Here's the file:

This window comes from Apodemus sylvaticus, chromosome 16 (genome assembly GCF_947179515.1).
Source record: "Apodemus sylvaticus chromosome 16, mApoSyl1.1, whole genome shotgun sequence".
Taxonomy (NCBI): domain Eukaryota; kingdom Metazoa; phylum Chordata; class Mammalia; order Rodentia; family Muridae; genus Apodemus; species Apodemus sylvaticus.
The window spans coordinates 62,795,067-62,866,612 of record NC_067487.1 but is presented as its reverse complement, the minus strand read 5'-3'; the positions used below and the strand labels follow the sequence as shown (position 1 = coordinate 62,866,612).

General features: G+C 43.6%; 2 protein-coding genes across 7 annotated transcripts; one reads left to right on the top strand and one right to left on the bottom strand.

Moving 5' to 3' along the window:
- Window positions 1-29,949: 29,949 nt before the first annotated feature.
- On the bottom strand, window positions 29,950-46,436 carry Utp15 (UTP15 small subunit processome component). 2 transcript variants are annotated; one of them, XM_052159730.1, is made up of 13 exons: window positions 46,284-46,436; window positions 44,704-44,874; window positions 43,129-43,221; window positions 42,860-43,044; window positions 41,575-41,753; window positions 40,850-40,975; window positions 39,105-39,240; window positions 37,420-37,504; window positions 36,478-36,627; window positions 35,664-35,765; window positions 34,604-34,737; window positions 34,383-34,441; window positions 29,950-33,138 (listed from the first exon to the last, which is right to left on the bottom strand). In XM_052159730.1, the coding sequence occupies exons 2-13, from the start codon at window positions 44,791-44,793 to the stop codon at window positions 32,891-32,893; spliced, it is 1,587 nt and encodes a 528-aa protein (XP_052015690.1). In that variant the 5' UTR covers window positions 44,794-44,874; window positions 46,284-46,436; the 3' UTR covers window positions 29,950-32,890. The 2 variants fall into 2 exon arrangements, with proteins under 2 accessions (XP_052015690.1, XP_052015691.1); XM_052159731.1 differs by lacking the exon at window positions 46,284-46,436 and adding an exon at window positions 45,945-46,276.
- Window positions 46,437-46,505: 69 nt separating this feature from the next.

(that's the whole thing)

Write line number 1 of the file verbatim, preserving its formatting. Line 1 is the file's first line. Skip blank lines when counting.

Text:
This window comes from Apodemus sylvaticus, chromosome 16 (genome assembly GCF_947179515.1).